EPA and DHA are present in equal quantities in shrimp and these two omega-3 fatty acids are vital for cardiovascular health as well as feeding our nervous system’s health. In addition, omega-3 and omega-6 are present in shrimp in an unusual ration of 1:1 thereby reducing the risk of various diseases such as obesity, high BP and type 2 diabetes. This makes shrimp an ideal part of the regular diet.
Apart from cholesterol, sterol is present in shrimp in other forms also like cilinasterol and campesterol. These forms of sterol have anti-inflammatory characteristics and also they facilitate decreased levels of LDL-cholesterol. This is considered as a significant health benefit of shrimp.
A serving of 4 ounces of shrimp provides about 56 micrograms of selenium which is a powerful antioxidant.
About 85% of the selenium present in shrimp is absorbed by the body, which can considerably reduce the risk of heart failure, various other cardiac ailments, type 2 diabetes, poor cognitive function and depression. Regular shrimp in the diet can play a very important role in reducing the risks of various chronic and life-threatening diseases. Selenium plays a key role in immunity as well as thyroid function. As an antioxidant, selenium eliminates the free radicals which cause damage of the cell membrane as well as DNA ultimately leading to various diseases and premature ageing.
“Super” Antioxidant Astaxanthin and Proteins
Shrimp is also a great source of astaxanthin which is an antioxidant as well as anti-inflammatory carotenoid nutrient.
Astaxanthin acts as a powerful antioxidant for the nervous system as well as the muscular and skeletal systems. Also, astaxanthin reduces the risk of colon cancer and also various other problems that are related to diabetes.
In addition to various other nutrients and water, shrimp is a rich source of muscle-building proteins. 3 ounces of baked shrimp contain 20 gms of protein.
Cooking Shrimp: The Basics
There are many methods to cook shrimp, but often we find ourselves cooking shrimp for the first time for a large group or a family dinner. Many of the shrimp recipes on the internet are done in bulk, rather than for two people.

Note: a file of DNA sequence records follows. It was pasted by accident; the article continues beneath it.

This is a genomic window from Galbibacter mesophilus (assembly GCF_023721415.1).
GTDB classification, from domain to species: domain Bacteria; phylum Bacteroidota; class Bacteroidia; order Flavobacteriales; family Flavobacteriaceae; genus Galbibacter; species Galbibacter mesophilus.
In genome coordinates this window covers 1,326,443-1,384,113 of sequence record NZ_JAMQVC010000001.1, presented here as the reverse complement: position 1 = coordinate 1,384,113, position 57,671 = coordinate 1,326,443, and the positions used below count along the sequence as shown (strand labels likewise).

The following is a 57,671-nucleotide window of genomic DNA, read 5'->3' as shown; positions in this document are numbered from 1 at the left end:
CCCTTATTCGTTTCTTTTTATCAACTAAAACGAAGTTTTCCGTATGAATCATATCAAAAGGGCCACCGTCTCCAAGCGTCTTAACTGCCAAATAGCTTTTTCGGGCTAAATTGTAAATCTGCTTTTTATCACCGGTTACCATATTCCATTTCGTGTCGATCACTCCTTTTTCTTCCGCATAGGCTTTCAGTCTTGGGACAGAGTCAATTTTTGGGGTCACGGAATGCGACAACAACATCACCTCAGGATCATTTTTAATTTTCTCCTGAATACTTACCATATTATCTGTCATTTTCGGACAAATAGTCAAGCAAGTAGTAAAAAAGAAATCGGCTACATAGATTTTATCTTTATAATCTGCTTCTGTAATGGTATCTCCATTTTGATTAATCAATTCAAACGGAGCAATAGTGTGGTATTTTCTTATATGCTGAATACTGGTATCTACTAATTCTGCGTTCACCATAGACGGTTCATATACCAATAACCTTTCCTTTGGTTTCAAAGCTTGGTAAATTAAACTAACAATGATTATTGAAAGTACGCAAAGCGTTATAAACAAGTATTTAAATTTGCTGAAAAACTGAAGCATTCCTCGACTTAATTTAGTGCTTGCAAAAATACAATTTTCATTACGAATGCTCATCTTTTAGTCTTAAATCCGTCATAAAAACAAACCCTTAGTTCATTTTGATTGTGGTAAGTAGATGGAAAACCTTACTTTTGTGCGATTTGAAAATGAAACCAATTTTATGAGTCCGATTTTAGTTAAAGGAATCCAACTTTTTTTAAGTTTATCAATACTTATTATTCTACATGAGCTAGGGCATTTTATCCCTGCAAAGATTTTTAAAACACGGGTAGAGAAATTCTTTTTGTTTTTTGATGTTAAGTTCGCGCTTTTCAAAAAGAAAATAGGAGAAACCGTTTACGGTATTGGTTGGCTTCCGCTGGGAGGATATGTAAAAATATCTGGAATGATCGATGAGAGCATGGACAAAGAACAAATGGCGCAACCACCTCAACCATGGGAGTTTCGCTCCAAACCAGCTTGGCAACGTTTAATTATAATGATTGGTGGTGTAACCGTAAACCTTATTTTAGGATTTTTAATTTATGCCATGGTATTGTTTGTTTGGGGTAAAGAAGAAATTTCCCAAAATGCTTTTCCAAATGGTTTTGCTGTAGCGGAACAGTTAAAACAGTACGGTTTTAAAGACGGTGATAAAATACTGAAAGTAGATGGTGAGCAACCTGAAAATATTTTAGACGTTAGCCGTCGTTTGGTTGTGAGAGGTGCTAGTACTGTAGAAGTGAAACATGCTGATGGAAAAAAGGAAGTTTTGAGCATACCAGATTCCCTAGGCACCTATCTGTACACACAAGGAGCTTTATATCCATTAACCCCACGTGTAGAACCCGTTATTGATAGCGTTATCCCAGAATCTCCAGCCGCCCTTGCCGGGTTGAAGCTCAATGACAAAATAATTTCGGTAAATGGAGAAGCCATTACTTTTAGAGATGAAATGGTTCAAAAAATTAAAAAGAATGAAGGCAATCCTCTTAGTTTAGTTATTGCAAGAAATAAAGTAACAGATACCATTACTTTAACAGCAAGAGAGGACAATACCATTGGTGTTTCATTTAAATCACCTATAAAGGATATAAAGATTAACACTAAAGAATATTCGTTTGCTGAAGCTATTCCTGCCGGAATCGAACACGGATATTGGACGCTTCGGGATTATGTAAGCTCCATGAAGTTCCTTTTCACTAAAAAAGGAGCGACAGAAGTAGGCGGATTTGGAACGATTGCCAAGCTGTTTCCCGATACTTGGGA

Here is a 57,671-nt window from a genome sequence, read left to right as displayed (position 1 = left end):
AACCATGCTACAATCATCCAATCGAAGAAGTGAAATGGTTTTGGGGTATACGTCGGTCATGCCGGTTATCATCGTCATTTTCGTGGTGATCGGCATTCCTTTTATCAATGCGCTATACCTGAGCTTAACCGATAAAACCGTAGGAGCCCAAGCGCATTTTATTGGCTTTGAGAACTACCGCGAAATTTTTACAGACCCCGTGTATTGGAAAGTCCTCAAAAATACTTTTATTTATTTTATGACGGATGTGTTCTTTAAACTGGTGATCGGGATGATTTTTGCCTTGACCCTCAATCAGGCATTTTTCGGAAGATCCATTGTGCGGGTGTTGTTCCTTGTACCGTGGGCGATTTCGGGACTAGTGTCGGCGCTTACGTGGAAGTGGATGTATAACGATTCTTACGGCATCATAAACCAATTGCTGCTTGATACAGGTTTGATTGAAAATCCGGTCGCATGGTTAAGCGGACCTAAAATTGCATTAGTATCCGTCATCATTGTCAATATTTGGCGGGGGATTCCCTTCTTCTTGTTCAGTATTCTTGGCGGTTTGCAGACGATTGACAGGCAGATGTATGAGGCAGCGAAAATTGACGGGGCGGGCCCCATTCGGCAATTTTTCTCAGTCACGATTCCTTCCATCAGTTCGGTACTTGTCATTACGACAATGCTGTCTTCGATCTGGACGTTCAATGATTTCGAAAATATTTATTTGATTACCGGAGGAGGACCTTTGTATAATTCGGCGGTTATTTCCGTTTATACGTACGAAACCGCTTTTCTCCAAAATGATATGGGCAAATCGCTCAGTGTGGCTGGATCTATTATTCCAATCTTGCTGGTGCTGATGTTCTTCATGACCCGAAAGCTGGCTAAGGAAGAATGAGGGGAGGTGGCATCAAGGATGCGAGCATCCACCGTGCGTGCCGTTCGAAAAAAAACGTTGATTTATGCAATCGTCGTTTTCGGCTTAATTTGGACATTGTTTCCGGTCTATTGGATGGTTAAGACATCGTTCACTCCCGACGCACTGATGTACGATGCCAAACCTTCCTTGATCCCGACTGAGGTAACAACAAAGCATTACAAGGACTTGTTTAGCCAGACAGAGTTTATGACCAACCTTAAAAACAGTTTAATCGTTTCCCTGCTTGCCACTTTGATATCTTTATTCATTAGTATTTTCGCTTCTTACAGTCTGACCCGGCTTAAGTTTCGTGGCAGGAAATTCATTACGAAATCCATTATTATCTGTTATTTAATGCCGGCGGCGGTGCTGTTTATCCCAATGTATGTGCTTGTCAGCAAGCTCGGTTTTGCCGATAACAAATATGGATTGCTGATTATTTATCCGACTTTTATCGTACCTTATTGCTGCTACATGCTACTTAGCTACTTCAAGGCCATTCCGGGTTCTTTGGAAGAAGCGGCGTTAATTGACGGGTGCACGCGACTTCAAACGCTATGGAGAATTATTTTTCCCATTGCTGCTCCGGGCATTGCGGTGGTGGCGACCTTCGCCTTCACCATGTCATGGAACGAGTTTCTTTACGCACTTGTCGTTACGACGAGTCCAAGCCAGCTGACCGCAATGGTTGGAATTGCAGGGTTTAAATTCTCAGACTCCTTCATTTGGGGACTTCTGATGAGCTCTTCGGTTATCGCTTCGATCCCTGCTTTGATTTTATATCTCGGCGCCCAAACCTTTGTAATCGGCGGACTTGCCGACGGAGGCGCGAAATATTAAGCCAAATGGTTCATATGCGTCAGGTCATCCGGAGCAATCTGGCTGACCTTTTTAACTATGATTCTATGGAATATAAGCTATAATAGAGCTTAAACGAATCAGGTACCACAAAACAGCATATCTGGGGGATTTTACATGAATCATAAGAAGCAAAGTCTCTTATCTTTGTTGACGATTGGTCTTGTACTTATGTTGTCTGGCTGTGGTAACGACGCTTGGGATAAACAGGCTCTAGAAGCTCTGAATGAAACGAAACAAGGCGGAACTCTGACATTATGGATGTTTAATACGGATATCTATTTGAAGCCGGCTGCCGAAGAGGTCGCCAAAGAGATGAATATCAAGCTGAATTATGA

The way that you choose to cook shrimp will ultimately depend on your taste preferences.
When you buy shrimp for cooking, try to buy them frozen with their shells still on if you can. The shells will help to protect the meat of the shrimp as well as add flavor.
You can then either:
- Cook the shrimp with their shells off. OR
- Leave the shells on and remove them once you’ve cooked them
Easiest Way to Cook a Pound of Shrimp (or Less): The Boil
The easiest way to start with cooking shrimp is the classic shrimp boil. If you want to cook a little less than a pound, you can simply adjust the water levels a bit. Intuition will serve you well when cooking shrimp this way — it’s hard to muck it up, and you’ll be able to prep cooked shrimp fairly quickly for a few friends or guests.
- You’ll need 2 quarts of water for every pound of shrimp you want to boil. Salt the water lightly, and add lemon juice if you like your seafood a bit tangy.
- Bring a large pot to a hard boil, and then turn the burner off. Immediately add all of the shrimp to the water.
- Once in the water, let the shrimp steep for 3 to 5 minutes.
- Use a netted or slotted spoon to fish one of them out. Cut a shrimp in half to see if it is cooked all the way through. If it is opaque, then the shrimp are ready.
- When ready, pour into a large colander.
- Peel the shrimp and serve with the dish of your choice.
There are also other ways to cook shrimp, such as on the stove top. You can quickly boil or poach them, which is the most common method. You can also cook them up in a skillet, fry them, or steam them… Some people like to cook them on a barbeque, too.
Shrimp is good no matter how you cook it, as long as it’s not raw or overcooked. Remember that you must be careful with shellfish, especially when you’re cooking for pregnant women, children, or elderly guests. Take the time to check if the shriump are cooked all the way through.
Below are some Youtube Videos demonstrating different types of shrimp cooking methods.
Cooking Shrimp On The Stove Top
Stovetop shrimp is one of the most common types of cooking. It’s great because you can add in herbs or spices, as well as veggies.
Cooking Grilled Shrimp
Shrimp on the barbie are totally yum. They’re also pretty easy to cook.
How to Cook Shrimp Cocktail
Shrimp cocktails are considered a delicacy, but the truth is that they’re not so difficult to cook.
5 Star Shrimp Cookbook from Amazon
The Louisiana Seafood Bible: Shrimp
“It’s a cookbook that’s so much more than a cookbook.” – Todd Masson, Louisiana Sportsman
“Yes, read the cookbook cover to cover. It is about shrimp, shrimpers, and how to enjoy eating one of our Gulf’s treasures.” –Miriam Juban, owner of Juban’s Restaurant, Baton Rouge, Louisiana